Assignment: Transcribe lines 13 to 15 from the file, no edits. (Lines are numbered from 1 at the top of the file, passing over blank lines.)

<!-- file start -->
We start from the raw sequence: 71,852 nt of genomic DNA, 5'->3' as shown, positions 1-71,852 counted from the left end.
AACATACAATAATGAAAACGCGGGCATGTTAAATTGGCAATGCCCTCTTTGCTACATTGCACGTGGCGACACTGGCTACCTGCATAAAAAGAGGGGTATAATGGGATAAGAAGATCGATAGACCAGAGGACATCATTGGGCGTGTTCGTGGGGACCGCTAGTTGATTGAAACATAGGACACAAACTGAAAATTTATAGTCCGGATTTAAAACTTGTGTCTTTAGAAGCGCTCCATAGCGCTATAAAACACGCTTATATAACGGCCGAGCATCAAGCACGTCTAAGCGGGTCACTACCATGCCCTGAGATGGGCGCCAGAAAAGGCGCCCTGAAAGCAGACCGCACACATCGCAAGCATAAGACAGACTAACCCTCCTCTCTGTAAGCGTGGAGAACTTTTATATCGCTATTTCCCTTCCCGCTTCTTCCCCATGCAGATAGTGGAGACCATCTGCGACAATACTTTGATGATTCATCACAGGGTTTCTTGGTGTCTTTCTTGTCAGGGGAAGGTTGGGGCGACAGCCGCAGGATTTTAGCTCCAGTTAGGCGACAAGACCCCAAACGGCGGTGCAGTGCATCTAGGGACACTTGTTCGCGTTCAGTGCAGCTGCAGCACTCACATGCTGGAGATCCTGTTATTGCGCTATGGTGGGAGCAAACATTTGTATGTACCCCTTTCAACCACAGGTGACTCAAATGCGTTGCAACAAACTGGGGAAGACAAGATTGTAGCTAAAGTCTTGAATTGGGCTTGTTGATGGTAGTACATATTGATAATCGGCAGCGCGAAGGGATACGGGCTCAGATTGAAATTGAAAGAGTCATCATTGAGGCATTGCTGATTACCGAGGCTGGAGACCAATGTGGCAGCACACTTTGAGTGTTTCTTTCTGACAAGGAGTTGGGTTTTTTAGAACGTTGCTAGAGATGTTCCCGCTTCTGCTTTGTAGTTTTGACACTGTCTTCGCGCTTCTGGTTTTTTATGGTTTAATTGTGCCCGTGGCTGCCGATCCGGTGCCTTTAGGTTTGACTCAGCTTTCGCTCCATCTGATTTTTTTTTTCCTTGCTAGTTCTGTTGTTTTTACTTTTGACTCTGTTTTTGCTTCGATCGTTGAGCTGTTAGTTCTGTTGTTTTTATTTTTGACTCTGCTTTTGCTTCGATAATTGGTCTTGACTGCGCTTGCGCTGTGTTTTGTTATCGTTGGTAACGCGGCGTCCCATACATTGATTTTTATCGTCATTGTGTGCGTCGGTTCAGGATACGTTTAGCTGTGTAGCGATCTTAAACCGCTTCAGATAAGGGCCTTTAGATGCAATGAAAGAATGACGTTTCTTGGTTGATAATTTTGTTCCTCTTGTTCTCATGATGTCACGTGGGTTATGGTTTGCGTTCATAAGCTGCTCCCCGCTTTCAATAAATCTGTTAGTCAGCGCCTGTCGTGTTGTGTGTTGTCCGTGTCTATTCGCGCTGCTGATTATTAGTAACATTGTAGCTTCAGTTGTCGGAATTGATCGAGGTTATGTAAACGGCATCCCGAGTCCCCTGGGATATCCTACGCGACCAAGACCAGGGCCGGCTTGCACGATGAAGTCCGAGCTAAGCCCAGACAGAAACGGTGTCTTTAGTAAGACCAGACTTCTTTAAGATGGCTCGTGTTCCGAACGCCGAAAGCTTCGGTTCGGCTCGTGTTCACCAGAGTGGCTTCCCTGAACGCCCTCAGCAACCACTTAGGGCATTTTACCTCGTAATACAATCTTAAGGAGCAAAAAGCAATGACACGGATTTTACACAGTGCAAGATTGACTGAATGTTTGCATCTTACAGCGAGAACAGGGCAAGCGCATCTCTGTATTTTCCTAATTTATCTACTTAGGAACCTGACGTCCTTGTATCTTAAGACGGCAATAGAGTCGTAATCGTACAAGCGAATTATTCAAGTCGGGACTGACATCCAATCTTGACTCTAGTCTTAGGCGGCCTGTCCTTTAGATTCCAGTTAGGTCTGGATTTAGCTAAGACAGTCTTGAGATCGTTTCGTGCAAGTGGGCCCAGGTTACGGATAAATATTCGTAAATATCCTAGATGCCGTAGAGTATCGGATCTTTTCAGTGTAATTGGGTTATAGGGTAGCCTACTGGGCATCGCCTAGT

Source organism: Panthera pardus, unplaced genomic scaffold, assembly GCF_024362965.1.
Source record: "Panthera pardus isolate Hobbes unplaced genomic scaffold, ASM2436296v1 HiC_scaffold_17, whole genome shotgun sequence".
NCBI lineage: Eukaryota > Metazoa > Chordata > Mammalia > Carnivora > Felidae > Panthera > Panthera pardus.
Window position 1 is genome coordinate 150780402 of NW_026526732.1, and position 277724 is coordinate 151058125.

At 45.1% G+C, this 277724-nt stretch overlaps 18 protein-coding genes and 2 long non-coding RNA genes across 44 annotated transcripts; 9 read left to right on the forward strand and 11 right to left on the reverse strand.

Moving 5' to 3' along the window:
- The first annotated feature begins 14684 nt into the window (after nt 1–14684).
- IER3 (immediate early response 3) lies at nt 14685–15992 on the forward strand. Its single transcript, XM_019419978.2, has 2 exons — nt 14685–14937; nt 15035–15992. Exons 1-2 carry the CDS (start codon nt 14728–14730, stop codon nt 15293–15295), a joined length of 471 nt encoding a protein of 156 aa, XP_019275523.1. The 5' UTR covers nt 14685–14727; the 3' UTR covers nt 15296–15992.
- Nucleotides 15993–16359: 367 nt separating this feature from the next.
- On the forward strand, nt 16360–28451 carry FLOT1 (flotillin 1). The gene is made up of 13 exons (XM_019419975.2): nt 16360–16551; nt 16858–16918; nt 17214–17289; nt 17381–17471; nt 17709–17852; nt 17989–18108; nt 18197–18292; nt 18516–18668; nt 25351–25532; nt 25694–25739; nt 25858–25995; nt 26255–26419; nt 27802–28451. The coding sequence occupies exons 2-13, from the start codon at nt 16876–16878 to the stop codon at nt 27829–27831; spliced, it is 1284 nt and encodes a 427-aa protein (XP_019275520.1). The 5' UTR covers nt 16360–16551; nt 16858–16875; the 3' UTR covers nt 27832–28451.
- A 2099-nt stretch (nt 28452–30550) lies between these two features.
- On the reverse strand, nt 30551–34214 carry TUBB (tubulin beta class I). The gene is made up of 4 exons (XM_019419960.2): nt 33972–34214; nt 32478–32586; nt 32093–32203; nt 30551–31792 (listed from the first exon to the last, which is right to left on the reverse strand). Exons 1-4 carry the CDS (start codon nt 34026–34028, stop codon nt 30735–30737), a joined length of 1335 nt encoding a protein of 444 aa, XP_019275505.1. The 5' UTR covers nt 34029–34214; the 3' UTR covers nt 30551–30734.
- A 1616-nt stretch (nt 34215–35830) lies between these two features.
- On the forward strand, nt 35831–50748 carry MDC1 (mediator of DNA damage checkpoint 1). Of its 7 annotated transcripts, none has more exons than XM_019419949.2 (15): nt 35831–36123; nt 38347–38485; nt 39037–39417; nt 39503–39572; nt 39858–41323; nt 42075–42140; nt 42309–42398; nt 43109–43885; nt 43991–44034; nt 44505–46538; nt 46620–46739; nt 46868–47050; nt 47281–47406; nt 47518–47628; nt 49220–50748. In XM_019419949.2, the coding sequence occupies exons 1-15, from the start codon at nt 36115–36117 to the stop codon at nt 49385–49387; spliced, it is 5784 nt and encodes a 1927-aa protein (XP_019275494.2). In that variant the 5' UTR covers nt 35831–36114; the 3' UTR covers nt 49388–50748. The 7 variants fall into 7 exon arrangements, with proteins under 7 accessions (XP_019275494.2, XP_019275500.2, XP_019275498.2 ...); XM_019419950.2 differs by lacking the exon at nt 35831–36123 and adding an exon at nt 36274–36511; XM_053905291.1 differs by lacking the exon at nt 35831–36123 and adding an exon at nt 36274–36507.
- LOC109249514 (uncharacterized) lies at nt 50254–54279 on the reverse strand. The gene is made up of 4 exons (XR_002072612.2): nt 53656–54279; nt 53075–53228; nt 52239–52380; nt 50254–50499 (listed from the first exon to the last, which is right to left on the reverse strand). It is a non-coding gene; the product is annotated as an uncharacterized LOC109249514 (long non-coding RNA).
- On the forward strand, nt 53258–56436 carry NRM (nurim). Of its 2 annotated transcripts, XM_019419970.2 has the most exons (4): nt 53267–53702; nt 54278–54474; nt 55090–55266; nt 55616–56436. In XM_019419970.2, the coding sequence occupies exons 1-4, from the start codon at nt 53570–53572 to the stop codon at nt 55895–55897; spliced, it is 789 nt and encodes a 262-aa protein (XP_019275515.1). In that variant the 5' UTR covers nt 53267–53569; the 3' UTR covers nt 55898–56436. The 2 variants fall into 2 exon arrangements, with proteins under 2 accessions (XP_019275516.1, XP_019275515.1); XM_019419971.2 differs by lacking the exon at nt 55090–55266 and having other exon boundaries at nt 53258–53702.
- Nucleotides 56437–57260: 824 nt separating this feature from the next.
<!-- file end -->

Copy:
- A 2099-nt stretch (nt 28452–30550) lies between these two features.
- On the reverse strand, nt 30551–34214 carry TUBB (tubulin beta class I). The gene is made up of 4 exons (XM_019419960.2): nt 33972–34214; nt 32478–32586; nt 32093–32203; nt 30551–31792 (listed from the first exon to the last, which is right to left on the reverse strand). Exons 1-4 carry the CDS (start codon nt 34026–34028, stop codon nt 30735–30737), a joined length of 1335 nt encoding a protein of 444 aa, XP_019275505.1. The 5' UTR covers nt 34029–34214; the 3' UTR covers nt 30551–30734.
- A 1616-nt stretch (nt 34215–35830) lies between these two features.